Emma Dietz preparing to be a legislator

I arrived in Washington D.C. on January 18, 2017. It was two days before the inauguration of Mr. Trump, and I was anxious about being in the nation’s capital, where the incoming administration held values that were contrary to much of what I believed, particularly when it came to environmental protection. Nonetheless, I was eager to get to my first day at the Environmental and Energy Study Institute. In truth, I had no idea what to expect. My professional experience prior to EESI was limited to laboratory settings, and I was acutely aware that my ability to perform a perfect chlorophyll extraction was not going to help me when it came to writing about energy policy. Still, I was confident that my coursework and eagerness to learn would carry me.

I had been warned by my peers that as an intern in D.C., you get often stuck doing grunt work, and that interns feel readily replaceable in these competitive and coveted positions. At EESI, this could not be further from the truth.

From my first day, I was working on meaningful, relevant projects. I was eagerly welcomed aboard as a member of the team, and tasked with taking over the Congressional Record (updating the office on the relevant bills discussed by Congress the previous day) and managing the social media accounts. I was given a protocol on writing articles for EESI, and then quickly assigned a topic. By my second week, I had two web articles published. 

The beauty of working at EESI is that you get out of it what you put in. Everyone at EESI is responsive and helpful; they seek opportunities to help you engage with their work, and as an intern, you very much feel like part of the team. What’s more, the input I received on my work greatly helped me develop my skills as a writer and a critical thinker. By the end of my 11 weeks as an intern, I had 10 web articles published, contributed to two major fact sheets, and assisted with a host of other fascinating projects. Being given these opportunities as an intern is rare, and it’s one of the unique features of the EESI intern program that makes it so special.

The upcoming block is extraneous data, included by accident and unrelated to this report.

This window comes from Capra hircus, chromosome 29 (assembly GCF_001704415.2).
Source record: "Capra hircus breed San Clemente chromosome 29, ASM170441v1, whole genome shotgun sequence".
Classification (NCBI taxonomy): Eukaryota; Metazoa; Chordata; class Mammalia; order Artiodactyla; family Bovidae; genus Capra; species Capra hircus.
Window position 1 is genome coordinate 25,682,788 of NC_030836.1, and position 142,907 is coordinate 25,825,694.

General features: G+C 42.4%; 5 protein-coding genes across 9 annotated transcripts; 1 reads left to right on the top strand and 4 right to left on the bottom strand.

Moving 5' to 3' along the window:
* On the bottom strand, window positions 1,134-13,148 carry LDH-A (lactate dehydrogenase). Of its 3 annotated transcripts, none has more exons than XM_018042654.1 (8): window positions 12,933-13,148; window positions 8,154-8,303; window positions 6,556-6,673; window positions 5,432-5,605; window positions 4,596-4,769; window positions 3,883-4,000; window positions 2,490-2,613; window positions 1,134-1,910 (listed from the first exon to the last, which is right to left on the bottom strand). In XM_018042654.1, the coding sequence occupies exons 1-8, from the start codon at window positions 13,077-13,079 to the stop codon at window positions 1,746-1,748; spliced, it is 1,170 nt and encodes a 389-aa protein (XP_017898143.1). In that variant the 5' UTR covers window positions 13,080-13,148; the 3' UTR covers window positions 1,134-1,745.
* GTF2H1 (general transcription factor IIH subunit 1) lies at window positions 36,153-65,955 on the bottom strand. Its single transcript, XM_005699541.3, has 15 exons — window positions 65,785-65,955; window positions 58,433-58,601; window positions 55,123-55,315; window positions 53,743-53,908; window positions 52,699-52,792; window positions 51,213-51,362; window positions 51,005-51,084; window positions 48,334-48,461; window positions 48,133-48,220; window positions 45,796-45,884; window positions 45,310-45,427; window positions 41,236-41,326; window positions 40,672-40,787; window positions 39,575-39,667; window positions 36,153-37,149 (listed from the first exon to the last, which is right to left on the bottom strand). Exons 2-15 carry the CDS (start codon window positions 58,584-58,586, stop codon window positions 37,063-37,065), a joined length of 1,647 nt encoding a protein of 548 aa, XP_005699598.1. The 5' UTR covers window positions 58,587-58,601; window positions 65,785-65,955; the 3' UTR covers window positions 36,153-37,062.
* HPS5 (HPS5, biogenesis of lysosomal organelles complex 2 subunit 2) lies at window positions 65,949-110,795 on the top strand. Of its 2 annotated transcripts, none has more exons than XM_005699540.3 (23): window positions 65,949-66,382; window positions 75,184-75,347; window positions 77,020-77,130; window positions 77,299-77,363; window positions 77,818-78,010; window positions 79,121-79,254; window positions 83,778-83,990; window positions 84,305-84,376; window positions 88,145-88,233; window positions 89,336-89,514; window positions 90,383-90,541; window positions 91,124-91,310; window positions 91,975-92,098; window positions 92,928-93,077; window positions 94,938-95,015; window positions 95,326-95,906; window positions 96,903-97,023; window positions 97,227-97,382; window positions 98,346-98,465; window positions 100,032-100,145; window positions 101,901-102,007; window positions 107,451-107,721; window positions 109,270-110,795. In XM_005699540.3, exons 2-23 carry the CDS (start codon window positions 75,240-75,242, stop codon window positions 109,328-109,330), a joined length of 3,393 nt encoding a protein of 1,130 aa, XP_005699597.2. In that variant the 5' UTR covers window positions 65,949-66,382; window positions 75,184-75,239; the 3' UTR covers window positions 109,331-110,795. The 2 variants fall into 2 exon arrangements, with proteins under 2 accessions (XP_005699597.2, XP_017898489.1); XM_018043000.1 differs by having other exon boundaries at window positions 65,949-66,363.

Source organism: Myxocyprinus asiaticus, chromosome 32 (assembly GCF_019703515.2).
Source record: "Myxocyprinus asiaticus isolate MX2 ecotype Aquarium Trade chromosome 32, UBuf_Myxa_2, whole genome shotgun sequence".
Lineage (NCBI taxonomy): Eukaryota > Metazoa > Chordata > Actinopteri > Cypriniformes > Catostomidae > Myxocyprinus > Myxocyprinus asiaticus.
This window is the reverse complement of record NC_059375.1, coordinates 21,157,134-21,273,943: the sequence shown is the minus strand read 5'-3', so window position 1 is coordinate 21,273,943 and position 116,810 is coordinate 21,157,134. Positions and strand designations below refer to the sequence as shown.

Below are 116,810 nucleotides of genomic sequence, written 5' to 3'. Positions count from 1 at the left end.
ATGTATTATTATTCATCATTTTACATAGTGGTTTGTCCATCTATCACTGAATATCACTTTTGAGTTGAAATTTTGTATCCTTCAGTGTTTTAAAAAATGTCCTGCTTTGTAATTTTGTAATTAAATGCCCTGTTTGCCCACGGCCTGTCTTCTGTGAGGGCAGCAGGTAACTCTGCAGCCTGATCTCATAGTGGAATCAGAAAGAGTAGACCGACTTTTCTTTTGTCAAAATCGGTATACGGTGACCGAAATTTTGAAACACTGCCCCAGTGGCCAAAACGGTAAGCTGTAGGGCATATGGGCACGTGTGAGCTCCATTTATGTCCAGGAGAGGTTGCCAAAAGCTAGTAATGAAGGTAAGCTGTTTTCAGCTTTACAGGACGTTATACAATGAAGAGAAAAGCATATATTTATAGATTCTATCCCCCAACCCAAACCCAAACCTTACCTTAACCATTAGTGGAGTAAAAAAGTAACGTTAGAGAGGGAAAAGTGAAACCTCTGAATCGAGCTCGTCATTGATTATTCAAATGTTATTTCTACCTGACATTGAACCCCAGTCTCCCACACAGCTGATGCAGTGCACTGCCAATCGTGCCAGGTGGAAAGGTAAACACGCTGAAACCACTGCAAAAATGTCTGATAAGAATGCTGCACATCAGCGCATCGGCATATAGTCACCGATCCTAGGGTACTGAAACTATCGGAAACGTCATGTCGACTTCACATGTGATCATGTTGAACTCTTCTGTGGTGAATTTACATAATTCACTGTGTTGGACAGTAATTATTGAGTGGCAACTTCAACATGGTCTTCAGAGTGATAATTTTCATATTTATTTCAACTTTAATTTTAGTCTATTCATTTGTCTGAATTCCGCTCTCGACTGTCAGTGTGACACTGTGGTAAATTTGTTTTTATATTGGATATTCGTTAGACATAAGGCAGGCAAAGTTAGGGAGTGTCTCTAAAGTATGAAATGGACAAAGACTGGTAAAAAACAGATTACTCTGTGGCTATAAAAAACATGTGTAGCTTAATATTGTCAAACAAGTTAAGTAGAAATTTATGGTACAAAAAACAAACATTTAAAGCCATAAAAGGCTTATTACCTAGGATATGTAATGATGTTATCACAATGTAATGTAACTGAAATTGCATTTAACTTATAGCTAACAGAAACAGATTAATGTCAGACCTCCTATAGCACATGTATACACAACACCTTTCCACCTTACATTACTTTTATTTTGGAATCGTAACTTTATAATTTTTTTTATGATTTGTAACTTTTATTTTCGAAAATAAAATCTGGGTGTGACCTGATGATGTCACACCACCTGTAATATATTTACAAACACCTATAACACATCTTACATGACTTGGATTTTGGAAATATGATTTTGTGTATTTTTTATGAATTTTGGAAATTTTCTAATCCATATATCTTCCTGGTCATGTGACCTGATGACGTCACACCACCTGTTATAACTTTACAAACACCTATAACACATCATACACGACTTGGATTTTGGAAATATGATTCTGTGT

As an EESI intern, no two days are the same—you are constantly engaging with new topics and broadening your horizons. I was immersed in policy issues ranging from revamping the energy grid, to improving public housing. I was encouraged to attend local events; some of my favorites included Congressional hearings (with titles such as “Make the EPA Great Again”), and talks by well-known scientists on climate change, or the future of the low carbon economy. I was able to visit Congressional offices, help host briefings, and learn all about the processes that contribute to creating environmental policy.

There are three words that come to mind when I reflect on my experience as an intern at EESI: substantive, engaging, and transformative. Coming out of my internship, I not only have a plethora of new knowledge, but also tangible work to show for my time there. When it came to writing articles, I was often able to choose my own topics, which meant I was always working on a project that was engaging. And finally, the experience as a whole was truly transformative on every level. Living in D.C. at such a critical moment in history was exciting, and I saw how the work we were doing at EESI was more important than ever. I learned the ins and outs of life in the Capitol from the staff, and was inspired by their dedication to bettering our world. By the end of my internship, I had a new goal: to one day work as a legislator who can help enact the important changes that EESI is pushing for. Without a doubt, EESI provides an internship experience like no other!


Author: Emma Dietz